Referring to Fig. 3.5, note that the downcomer B is flooding. The cause is loss of the downcomer seal. The height of the outlet weir is below the bottom edge of the downcomer from the tray above. This permits vapor to flow up downcomer B. The upflowing vapor displaces the downflowing liquid. That is, the vapor pushes the liquid up onto the tray above—which is a cause of flooding. On the other hand, Fig. 3.6 shows what happens if the bottom edge of the downcomer is too close to the tray below. The high pressure drop needed for the liquid to escape from downcomer B onto tray deck 1 causes the liquid level in downcomer B to back up onto tray deck 2. Tray 2 then floods. Once tray 2 floods, downcomer C (shown in Fig. 3.6) will also back up and flood. This process will continue until all the tray decks and downcomers above downcomer B are flooded.
On the other hand, all trays in a tower below downcomer B will lose liquid levels and dry out when flooding starts in downcomer B. Thus, the following rules apply:
• When flooding starts on a tray, all the trays above that point will also flood, but trays below that point will go dry.
• An early indication of flooding in a distillation column is loss of liquid level in the bottom of the column.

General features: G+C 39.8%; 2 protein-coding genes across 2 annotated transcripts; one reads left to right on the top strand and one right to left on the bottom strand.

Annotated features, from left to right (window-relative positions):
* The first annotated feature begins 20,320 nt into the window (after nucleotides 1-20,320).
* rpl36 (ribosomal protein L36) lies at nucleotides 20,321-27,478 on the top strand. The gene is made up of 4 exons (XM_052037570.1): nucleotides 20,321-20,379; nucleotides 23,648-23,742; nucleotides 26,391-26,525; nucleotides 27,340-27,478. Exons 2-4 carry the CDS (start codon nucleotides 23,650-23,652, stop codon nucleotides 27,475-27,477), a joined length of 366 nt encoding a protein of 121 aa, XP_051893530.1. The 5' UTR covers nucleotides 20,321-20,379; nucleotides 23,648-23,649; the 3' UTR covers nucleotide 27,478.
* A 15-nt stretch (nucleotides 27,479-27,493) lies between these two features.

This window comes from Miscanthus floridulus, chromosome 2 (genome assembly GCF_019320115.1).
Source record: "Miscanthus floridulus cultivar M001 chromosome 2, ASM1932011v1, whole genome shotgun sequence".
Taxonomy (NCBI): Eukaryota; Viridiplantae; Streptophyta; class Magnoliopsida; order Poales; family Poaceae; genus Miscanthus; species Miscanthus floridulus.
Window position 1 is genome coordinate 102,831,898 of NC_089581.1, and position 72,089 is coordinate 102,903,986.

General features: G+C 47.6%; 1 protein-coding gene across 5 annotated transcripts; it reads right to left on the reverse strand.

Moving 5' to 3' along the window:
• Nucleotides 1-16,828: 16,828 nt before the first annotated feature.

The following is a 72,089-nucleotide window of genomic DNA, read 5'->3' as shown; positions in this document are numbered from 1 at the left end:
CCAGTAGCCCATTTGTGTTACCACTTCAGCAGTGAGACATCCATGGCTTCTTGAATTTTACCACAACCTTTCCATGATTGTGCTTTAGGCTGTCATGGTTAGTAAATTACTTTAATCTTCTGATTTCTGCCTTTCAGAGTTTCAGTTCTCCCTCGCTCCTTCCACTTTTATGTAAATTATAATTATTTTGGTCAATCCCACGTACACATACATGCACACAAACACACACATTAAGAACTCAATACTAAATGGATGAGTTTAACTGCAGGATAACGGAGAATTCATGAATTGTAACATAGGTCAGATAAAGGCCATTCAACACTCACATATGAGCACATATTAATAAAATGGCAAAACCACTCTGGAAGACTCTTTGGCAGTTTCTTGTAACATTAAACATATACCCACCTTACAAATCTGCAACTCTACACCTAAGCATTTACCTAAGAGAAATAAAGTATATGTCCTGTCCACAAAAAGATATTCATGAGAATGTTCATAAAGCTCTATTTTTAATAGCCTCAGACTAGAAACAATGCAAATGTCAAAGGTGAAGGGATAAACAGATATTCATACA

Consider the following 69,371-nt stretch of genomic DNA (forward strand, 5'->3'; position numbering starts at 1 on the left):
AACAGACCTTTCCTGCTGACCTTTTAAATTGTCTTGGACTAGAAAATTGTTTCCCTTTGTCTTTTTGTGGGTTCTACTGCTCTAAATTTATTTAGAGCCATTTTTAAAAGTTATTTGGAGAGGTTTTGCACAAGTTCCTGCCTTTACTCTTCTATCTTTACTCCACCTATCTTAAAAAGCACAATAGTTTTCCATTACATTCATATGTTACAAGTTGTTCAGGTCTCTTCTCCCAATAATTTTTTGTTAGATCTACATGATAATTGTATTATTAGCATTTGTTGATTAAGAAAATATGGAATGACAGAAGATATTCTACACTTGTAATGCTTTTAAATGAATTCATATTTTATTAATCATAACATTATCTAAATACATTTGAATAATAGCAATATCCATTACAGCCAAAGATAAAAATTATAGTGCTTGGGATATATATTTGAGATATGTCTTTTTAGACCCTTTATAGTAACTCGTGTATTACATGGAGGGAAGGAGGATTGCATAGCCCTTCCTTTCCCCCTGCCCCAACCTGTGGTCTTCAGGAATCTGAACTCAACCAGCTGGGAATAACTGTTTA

• If the downcomer clearance—which means the distance between the bottom edge of the downcomer and the tray below—is too great, the downcomer becomes unsealed. Vapor flows up the downcomer, and the trays above flood.
• If the downcomer clearance is too small, then liquid backs up in the downcomer, and the trays above flood. To calculate the height of liquid in the downcomer, due to liquid flowing through the downcomer clearance:
To guarantee a proper downcomer seal, the bottom edge of a downcomer should be about 0.5 in below the top edge of the outlet weir. This dimension should be carefully checked by process personnel when a tower is opened for inspection. It is quite easy for sloppy tray installation to distort this critical factor.